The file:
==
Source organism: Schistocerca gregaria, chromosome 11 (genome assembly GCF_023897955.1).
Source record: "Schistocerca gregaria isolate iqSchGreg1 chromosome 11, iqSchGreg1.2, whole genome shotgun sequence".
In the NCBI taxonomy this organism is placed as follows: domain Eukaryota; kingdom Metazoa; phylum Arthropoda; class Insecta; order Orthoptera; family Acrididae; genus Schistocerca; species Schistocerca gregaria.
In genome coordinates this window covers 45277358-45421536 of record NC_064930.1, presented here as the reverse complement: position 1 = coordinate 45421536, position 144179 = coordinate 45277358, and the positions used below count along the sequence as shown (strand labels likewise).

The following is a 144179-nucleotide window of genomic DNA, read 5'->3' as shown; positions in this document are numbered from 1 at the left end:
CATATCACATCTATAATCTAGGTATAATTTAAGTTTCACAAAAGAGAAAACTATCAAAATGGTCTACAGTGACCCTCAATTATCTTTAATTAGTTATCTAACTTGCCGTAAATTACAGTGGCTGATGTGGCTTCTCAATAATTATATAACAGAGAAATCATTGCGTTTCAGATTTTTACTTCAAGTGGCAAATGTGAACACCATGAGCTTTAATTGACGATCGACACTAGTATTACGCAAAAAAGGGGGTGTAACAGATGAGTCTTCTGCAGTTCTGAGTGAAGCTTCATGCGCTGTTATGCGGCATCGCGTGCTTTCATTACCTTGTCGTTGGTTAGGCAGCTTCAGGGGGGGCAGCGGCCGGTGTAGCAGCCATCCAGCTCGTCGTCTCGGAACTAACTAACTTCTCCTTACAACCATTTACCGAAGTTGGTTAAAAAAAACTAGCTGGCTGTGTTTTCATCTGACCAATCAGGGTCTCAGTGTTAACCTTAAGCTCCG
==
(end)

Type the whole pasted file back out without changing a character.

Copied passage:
Source organism: Schistocerca gregaria, chromosome 11 (genome assembly GCF_023897955.1).
Source record: "Schistocerca gregaria isolate iqSchGreg1 chromosome 11, iqSchGreg1.2, whole genome shotgun sequence".
In the NCBI taxonomy this organism is placed as follows: domain Eukaryota; kingdom Metazoa; phylum Arthropoda; class Insecta; order Orthoptera; family Acrididae; genus Schistocerca; species Schistocerca gregaria.
In genome coordinates this window covers 45277358-45421536 of record NC_064930.1, presented here as the reverse complement: position 1 = coordinate 45421536, position 144179 = coordinate 45277358, and the positions used below count along the sequence as shown (strand labels likewise).

The following is a 144179-nucleotide window of genomic DNA, read 5'->3' as shown; positions in this document are numbered from 1 at the left end:
CATATCACATCTATAATCTAGGTATAATTTAAGTTTCACAAAAGAGAAAACTATCAAAATGGTCTACAGTGACCCTCAATTATCTTTAATTAGTTATCTAACTTGCCGTAAATTACAGTGGCTGATGTGGCTTCTCAATAATTATATAACAGAGAAATCATTGCGTTTCAGATTTTTACTTCAAGTGGCAAATGTGAACACCATGAGCTTTAATTGACGATCGACACTAGTATTACGCAAAAAAGGGGGTGTAACAGATGAGTCTTCTGCAGTTCTGAGTGAAGCTTCATGCGCTGTTATGCGGCATCGCGTGCTTTCATTACCTTGTCGTTGGTTAGGCAGCTTCAGGGGGGGCAGCGGCCGGTGTAGCAGCCATCCAGCTCGTCGTCTCGGAACTAACTAACTTCTCCTTACAACCATTTACCGAAGTTGGTTAAAAAAAACTAGCTGGCTGTGTTTTCATCTGACCAATCAGGGTCTCAGTGTTAACCTTAAGCTCCG